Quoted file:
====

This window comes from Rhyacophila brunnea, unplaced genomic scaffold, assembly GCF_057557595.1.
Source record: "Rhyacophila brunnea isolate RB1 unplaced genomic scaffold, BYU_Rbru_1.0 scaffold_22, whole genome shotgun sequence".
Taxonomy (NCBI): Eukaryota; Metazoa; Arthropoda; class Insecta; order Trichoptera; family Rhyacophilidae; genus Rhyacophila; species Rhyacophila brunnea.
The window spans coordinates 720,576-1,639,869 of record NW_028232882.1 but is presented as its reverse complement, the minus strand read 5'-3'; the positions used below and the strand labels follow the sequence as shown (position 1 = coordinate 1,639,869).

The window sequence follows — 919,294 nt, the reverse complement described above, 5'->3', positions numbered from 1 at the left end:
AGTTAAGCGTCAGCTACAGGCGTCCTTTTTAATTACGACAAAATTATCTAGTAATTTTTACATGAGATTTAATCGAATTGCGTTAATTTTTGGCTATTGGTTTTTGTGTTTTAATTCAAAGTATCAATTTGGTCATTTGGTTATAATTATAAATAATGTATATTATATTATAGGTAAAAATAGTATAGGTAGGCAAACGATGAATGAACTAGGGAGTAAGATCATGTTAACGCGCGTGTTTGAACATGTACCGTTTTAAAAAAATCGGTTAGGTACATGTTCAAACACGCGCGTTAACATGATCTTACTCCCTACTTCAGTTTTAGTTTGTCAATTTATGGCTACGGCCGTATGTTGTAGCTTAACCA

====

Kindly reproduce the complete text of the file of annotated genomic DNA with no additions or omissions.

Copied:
This window comes from Rhyacophila brunnea, unplaced genomic scaffold, assembly GCF_057557595.1.
Source record: "Rhyacophila brunnea isolate RB1 unplaced genomic scaffold, BYU_Rbru_1.0 scaffold_22, whole genome shotgun sequence".
Taxonomy (NCBI): Eukaryota; Metazoa; Arthropoda; class Insecta; order Trichoptera; family Rhyacophilidae; genus Rhyacophila; species Rhyacophila brunnea.
The window spans coordinates 720,576-1,639,869 of record NW_028232882.1 but is presented as its reverse complement, the minus strand read 5'-3'; the positions used below and the strand labels follow the sequence as shown (position 1 = coordinate 1,639,869).

The window sequence follows — 919,294 nt, the reverse complement described above, 5'->3', positions numbered from 1 at the left end:
AGTTAAGCGTCAGCTACAGGCGTCCTTTTTAATTACGACAAAATTATCTAGTAATTTTTACATGAGATTTAATCGAATTGCGTTAATTTTTGGCTATTGGTTTTTGTGTTTTAATTCAAAGTATCAATTTGGTCATTTGGTTATAATTATAAATAATGTATATTATATTATAGGTAAAAATAGTATAGGTAGGCAAACGATGAATGAACTAGGGAGTAAGATCATGTTAACGCGCGTGTTTGAACATGTACCGTTTTAAAAAAATCGGTTAGGTACATGTTCAAACACGCGCGTTAACATGATCTTACTCCCTACTTCAGTTTTAGTTTGTCAATTTATGGCTACGGCCGTATGTTGTAGCTTAACCA